Monday, October 27, 2008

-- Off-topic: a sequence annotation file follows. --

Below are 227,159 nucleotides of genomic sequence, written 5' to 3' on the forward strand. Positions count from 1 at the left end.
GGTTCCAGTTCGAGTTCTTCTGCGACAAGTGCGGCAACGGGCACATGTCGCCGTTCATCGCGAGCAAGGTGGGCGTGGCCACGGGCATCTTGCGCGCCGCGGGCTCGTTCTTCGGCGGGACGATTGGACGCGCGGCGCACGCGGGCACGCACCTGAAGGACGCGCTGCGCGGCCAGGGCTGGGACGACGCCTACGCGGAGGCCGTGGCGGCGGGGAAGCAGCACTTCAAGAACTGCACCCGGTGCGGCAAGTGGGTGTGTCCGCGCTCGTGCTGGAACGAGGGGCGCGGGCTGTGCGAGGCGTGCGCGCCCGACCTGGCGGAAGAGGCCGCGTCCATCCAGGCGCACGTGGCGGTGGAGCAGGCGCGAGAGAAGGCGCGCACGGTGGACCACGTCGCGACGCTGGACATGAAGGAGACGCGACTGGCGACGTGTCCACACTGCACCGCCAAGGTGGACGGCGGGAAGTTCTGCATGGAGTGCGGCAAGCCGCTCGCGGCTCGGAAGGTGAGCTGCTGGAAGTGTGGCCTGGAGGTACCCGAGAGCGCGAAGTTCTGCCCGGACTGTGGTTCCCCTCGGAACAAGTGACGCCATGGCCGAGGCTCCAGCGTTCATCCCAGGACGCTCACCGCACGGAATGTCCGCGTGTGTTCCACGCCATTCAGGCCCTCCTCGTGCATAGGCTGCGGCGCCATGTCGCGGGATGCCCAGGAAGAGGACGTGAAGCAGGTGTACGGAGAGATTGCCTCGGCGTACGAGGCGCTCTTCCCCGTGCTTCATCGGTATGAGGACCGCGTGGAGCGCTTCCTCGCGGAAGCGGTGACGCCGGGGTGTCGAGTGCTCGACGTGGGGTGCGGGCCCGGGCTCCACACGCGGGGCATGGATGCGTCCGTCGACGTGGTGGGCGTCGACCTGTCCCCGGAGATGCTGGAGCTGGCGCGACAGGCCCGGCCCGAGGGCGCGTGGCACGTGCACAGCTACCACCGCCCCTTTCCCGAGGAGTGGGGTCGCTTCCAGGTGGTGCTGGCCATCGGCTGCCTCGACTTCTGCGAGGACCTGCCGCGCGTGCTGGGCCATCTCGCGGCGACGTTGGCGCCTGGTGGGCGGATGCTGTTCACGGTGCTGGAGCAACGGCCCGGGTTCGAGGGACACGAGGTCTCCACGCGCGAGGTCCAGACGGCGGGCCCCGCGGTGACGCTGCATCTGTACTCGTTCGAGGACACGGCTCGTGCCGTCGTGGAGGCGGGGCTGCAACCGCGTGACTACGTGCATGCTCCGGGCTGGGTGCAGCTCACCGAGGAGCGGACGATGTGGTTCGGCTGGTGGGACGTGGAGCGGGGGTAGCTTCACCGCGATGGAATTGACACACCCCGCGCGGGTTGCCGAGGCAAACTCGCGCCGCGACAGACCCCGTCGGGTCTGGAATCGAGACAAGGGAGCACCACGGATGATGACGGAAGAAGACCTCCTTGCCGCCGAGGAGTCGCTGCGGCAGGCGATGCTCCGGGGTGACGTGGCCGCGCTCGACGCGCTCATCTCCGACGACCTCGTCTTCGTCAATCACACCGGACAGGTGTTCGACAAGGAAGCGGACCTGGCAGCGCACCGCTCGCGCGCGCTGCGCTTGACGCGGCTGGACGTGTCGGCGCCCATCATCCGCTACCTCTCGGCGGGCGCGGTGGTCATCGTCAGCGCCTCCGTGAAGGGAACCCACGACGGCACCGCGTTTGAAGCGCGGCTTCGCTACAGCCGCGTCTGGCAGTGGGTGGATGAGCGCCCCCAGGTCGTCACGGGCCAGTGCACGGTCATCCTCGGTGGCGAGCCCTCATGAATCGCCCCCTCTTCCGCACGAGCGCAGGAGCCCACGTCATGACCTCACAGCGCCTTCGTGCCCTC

Forgive me if this entry is a little disjointed... I'm back in Durango after racing Soma yesterday morning, and then driving until midnight to get back home. It wasn't the ideal post-race scenario, but I needed to get back for work today, and I've still got another loaded week of training for Ironman preparation. The Soma triathlon has a rich history as one of the last competitive half ironman races for the season, and this year certainly added to that reputation. It's becoming near impossible to really discern who might be racing in the pro ranks just by looking at a start list posted on an event website, and any time decent prize money is offered pros emerge from their respective hideouts to compete for the cash. This race was no exception, as the men's field grew considerably in the final days, proving that it would not be any easy task to take one of the top 3 spots. Some of the notables were multiple Ironman champion Chris McDonald, IM Arizona champ Joszef Major, Bjorn Anderrson, and Olympian Paul Tichelaar. Chris McDonald and I were fortunate to share a great homestay with local Tempe resident and triathlete Karl Tunberg, and he made sure we had everything we needed to be prepared for race day. Most importantly, he taught us the nutritional value of coconut milk, let us swim in his endless pool, and drove us to the pro meeting in a Rock Racingesque black Cadillac Escalade with rims. With the race starting at 6:40, it was an early wake-up and breakfast before a short drive to the race start. Because Tempe Town Lake runs east to west, it's nearly impossible to avoid swimming right into the sunrise at some point on the course, and we had a stretch of about 500m where it was extremely difficult to navigate (for evidence, see swim times for ITU athlete Paul Tichelaar and consistent front pack swimmer Bjorn Anderrson). I was swimming strong at the start, holding onto Chris's feet until I lost contact trying to sight for the turnaround buoy. I still came out in good position (discounting the manfish Marky V) and immediately began chasing for the front pack. It didn't take me nearly as long as the last race in Austin before I was riding with Paul, Bjorn, Mark, and Chris, and I was feeling strong. I gave a good dig at the front of the race to gauge the strength of everyone, and when everyone followed, I decided to ride more conservatively than my last outing. I let Chris and Bjorn take some turns at the front, and when Bjorn finally jumped with less than 6 miles to go, I just stayed put and waited for the run. Unfortunately, I didn't have a stellar transition, and coming out of T2 I was trailing Chris by about 25 meters. We caught Bjorn within the first mile, and when I noticed that we were running through the first few miles around 5:45, I backed off a little and aimed for my goal pace of 5:55-6 minute pace. Chris stayed about the same distance in front of me for most of the rest of the run, finally putting a little more time into me near the end of the race, but I felt like I had given my best effort for the day and clocked a PR for the half-marathon with a 1:18:14 split, about 50 seconds down from Chris. Paul Tichelaar was chasing me through the first half of the run, but slowed a bit coming down the home stretch and finished third about 6 minutes back. Considering that I had some good, hard training right up until Thursday, I was excited with my performance, finishing in my best time for a half: 3:49:48. I'll be taking a couple of moderate days to recover from the concrete on the run and the subsequent 8 1/2 hour drive home before picking it back up for the last hard push of Ironman training. Congrats to all the race finishers and a big thanks to the whole Red Rock crew and volunteers for putting on another good race down in Tempe.